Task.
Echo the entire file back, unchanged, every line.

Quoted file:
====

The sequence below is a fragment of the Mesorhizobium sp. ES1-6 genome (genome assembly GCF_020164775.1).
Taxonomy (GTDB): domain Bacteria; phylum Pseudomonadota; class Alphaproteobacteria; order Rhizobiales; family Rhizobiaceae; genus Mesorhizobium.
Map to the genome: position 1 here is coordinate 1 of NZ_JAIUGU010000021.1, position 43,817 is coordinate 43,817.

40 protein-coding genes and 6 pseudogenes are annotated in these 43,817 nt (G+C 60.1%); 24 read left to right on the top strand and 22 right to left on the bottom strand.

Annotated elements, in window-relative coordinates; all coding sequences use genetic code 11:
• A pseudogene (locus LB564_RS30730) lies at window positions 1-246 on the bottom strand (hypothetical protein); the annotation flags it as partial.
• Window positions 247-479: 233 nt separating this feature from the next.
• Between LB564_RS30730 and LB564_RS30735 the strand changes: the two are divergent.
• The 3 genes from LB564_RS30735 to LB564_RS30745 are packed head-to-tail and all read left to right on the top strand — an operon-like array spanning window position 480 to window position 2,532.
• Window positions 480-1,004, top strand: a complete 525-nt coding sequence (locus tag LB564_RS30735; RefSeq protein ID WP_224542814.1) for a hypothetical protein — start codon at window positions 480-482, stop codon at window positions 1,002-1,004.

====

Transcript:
The sequence below is a fragment of the Mesorhizobium sp. ES1-6 genome (genome assembly GCF_020164775.1).
Taxonomy (GTDB): domain Bacteria; phylum Pseudomonadota; class Alphaproteobacteria; order Rhizobiales; family Rhizobiaceae; genus Mesorhizobium.
Map to the genome: position 1 here is coordinate 1 of NZ_JAIUGU010000021.1, position 43,817 is coordinate 43,817.

40 protein-coding genes and 6 pseudogenes are annotated in these 43,817 nt (G+C 60.1%); 24 read left to right on the top strand and 22 right to left on the bottom strand.

Annotated elements, in window-relative coordinates; all coding sequences use genetic code 11:
• A pseudogene (locus LB564_RS30730) lies at window positions 1-246 on the bottom strand (hypothetical protein); the annotation flags it as partial.
• Window positions 247-479: 233 nt separating this feature from the next.
• Between LB564_RS30730 and LB564_RS30735 the strand changes: the two are divergent.
• The 3 genes from LB564_RS30735 to LB564_RS30745 are packed head-to-tail and all read left to right on the top strand — an operon-like array spanning window position 480 to window position 2,532.
• Window positions 480-1,004, top strand: a complete 525-nt coding sequence (locus tag LB564_RS30735; RefSeq protein ID WP_224542814.1) for a hypothetical protein — start codon at window positions 480-482, stop codon at window positions 1,002-1,004.